Thursday, May 22, 2008

$4 a Gallon - and there is no limit

Nina Wieczorek

Memorial Weekend is coming up and the forecast is for perfect sunny, warm days with temperatures as high as 85° – some forecasts even suggest using this great weather for a scenic drive. But, with gas prices climbing, what is the point of driving around for amusement?

Some people, like student Jamie Breeze, are looking forward to long drives this weekend, even with prices being close to 4 dollars per Gallon, . "I'm going to Hilton Head with the rest of Ohio University." She figures on using 3 to 4 tanks of gas for the trip, divided by four people, but says the costs for this still are too high: "It's a total bummer. It's not fun to have it that way. I was prepared for it, though. I knew it was going to cost me probably $50 to pay for my tank of gas."

Aubrey Chapell, a mom in Athens, talks about how rising gas prices change her family's everyday life.

The latest Data

Drivers might know the latest gas prices in their sleep. But, since not everybody owns a car, let's take a closer look at the latest numbers:
The average retail price of gasoline rose this May in the U.S. from about $3.66 per gallon to $3.84 this week.
In Ohio, prices increased even more: from about $3.62 per gallon in the first week of May, it rose this Monday to $3.90. The year began with the price at nearly $3.21, which is less than it cost at the same time one year earlier (nearly $3.28).
So, within one year the retail gas price in Ohio went up about 62 Cents.
And some people are OK with the new price levels, like Paul Matson. The OU student and a friend also will go on a trip this weekend to Jacksonville, Florida. "I don't mind the hike in gas prices, because I don't have to drive too much. I usually go to the grocery store once a week. So, for me to spend even $100 on gas for one weekend for a trip like this, I am really OK with that."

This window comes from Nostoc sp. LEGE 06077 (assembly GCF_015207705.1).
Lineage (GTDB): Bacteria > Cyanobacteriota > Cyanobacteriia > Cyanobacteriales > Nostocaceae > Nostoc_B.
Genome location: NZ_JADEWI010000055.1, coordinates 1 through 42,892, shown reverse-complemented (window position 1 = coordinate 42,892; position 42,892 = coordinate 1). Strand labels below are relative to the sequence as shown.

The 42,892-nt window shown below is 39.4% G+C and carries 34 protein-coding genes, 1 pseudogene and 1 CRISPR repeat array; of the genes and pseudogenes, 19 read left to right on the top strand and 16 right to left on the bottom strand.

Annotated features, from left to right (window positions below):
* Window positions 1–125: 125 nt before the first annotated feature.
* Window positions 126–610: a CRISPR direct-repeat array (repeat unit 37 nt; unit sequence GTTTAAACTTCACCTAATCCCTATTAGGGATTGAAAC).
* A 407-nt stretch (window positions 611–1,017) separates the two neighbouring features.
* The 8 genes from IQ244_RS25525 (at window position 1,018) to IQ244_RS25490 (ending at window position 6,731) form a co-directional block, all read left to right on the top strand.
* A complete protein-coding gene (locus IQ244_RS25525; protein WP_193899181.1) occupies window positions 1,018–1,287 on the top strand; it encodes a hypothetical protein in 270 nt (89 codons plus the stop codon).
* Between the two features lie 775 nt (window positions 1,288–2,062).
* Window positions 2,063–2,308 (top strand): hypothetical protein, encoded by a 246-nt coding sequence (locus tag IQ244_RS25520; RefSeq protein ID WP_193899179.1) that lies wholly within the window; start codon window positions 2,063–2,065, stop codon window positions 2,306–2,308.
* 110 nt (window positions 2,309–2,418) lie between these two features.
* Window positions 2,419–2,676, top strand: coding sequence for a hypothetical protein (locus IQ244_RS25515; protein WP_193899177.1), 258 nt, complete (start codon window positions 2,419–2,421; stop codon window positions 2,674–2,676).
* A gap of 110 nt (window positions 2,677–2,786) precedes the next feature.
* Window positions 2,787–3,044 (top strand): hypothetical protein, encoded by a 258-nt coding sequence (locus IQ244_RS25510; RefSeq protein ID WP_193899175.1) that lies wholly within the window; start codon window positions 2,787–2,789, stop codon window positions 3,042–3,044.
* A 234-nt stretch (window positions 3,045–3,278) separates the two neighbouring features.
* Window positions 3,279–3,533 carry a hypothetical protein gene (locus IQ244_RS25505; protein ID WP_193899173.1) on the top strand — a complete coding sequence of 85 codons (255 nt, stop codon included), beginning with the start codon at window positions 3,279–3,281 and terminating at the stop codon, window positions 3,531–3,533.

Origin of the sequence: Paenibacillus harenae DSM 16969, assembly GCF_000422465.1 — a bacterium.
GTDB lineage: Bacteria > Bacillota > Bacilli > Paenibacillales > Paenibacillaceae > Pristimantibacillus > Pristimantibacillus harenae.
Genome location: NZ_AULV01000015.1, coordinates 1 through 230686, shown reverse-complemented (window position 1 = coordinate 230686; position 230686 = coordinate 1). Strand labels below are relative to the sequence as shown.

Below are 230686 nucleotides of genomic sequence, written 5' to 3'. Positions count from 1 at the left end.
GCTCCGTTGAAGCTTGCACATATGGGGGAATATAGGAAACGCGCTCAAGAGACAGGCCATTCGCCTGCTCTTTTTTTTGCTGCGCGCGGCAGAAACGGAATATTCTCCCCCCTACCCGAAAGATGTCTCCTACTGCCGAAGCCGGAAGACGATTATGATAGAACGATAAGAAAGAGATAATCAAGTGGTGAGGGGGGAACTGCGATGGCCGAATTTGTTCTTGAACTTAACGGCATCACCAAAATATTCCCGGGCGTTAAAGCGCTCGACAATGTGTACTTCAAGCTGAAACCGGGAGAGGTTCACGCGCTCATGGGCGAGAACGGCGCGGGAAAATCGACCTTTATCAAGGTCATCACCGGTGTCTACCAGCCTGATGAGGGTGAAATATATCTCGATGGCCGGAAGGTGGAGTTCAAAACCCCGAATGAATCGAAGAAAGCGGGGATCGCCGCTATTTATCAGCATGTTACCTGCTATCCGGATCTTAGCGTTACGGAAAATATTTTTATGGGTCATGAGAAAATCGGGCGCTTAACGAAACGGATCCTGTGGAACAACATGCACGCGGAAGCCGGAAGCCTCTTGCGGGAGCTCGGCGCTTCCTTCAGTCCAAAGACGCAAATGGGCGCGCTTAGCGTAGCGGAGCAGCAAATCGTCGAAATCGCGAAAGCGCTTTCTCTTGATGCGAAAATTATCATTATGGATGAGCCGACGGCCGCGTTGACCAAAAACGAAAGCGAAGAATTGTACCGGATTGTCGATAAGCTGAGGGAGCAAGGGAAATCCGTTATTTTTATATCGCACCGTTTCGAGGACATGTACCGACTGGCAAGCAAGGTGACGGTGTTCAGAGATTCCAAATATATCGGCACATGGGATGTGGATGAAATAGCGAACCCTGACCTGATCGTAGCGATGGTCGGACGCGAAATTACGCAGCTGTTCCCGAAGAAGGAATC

Are gas prices really too high?

In an international comparison prices in the U.S. still seem to be quite moderate. The latest numbers from last week show, that gasoline retail prices in Europe for example are more than double the price here:
In the U.K. and France retailers have to face prices of about $8.30 dollars per gallon; in the Netherlands, more than $9.50. So, perhaps gasoline is not too expensive, but may have been too cheap until now.

What determines the price?

What actually influences the price of gas? Some people say it could be random decisions made by politicians and oil delivering countries that might even boost the prices on purpose when holidays are close.
Jamie Breeze, for example, can imagine that: "Oh sure. I'm sure they do. I don't see why they wouldn't. They know there is a lot of travel this weekend, so inching up a few more cents puts a lot of dollars in their pockets." Others, on the contrary, have their doubts, like Lisa Moulton, a mother in Athens: "I think they've just been going up steadily and they were up to pretty high before this."

There is more than just one reason for the cost of such global needed resources as crude oil and gasoline:

The U.S. Energy Information Administration says the main factors might be the following:
- A weak US dollar, which is the currency in which crude oil is traded globally,
- A high worldwide oil demand compared to its supply,
- Conflicts in oil producing areas or
- Taxation (fewer taxes = lower prices).

Positive effects of expensive gas

Though it doesn't seem to be true at first sight, there are several positive aspects to gas prices heading up to new records. "Though it is going to be a lot more expensive in the short term, I think in the long term it is going to benefit us a lot more," Paul Matson says.

Student Paul Matson about why high gas prices should stay up.

For example could this encourage the development of alternative, sustainable techniques, which would make people independent of the 'black gold'.
Furthermore, it might force the car industry to start constructing smaller, more efficient cars and encourage customers to buy those smaller vehicles instead of huge gas-wasting trucks, when they are not necessary.
Also the construction of more public transportation could profit from the rising gas prices.
Another factor could be people adopting different habits, like walking or riding a bicycle instead of their car. They might use it more carefully and think twice if it is necessary to take it, so that in the end we simply use less oil.

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